The Texas heat can often feel defeating, the humidity only adds to the discomfort. But, Texans don’t let that keep them from having a summer filled with fun! However, there is one summer activity that could be very dangerous to your health, and it’s something you and your families do every summer; swimming with strangers. Public pools, hot tubs and water parks are a lot of fun, but we sometimes ignore the danger lurking in the water, and I am not talking about Jaws or angry Piranhas.
The CDC (Center for Disease Control and Prevention) released a warning about a parasite that has become difficult to combat. According to the CDC, the Cryptosporidium parasite (also known as “Crypto”) spreads amongst swimmers when they swallow pool water that has been contaminated with diarrhea. As disgusting as that sounds, it is not out of the question. You can probably trust friends and family to not put their sick children in the pool, but what about hundreds of complete strangers? That is a longshot. In fact, there was twice as many “Crypto” outbreaks in 2016 than there was in 2014. In 2016, there was 32 outbreaks in the United States. This parasite does not die easily with chlorine and can survive up to 10 days, in even the cleanest and most well treated pools. Swallowing even one drink of water that is contaminated with the parasite could result in the ghastliest consequences. Even the healthiest person could suffer up to 3 weeks of vomiting, diarrhea, stomach cramps, and inevitably dehydration. To say the least, those symptoms would surely put a damper on summer fun.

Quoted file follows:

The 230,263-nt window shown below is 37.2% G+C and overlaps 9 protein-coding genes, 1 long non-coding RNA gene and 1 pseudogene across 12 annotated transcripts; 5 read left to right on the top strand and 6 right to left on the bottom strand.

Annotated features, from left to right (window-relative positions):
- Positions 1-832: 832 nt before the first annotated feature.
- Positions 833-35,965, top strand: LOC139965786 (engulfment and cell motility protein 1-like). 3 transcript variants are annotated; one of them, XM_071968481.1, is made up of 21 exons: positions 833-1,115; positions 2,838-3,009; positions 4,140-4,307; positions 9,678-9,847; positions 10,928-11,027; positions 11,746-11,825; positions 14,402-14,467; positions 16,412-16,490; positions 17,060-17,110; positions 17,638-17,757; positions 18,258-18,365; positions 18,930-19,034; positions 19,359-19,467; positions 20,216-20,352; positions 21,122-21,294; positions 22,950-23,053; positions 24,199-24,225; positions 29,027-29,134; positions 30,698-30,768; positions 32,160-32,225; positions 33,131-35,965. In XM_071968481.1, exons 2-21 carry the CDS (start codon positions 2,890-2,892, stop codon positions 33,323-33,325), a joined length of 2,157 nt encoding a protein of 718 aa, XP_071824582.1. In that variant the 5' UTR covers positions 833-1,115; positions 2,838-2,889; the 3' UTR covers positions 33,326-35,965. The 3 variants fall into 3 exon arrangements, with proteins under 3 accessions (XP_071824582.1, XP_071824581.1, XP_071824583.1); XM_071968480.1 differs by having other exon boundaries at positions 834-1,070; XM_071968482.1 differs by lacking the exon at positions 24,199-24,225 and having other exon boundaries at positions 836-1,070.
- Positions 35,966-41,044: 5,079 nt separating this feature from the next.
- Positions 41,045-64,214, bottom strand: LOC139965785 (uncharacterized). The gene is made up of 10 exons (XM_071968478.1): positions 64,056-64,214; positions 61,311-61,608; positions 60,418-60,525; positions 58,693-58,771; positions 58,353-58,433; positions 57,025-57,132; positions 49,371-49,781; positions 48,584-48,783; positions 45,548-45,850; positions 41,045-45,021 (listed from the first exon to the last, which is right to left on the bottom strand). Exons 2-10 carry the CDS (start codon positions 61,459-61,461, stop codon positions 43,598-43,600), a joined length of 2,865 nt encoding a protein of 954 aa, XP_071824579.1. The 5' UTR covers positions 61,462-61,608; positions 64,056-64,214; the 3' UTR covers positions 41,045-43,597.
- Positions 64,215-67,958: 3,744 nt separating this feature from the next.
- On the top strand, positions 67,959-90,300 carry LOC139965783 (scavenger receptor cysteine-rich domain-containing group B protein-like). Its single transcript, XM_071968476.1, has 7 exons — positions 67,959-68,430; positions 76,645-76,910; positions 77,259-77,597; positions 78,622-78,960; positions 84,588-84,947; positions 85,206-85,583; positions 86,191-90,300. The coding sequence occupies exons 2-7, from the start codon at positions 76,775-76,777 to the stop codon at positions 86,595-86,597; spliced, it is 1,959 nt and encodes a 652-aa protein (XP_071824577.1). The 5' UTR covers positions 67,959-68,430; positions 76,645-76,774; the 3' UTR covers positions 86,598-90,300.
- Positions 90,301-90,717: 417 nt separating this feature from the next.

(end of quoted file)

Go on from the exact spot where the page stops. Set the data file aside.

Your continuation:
The basic rules apply to prevent yourself and other from getting sick with this awful parasite. Shower before you get in, don’t swim while sick, and don’t swallow the water (no matter how thirsty you are). Don’t let this scare keep you and your family from having fun, just be careful and aware of the cleaning standards of the local swimming pool.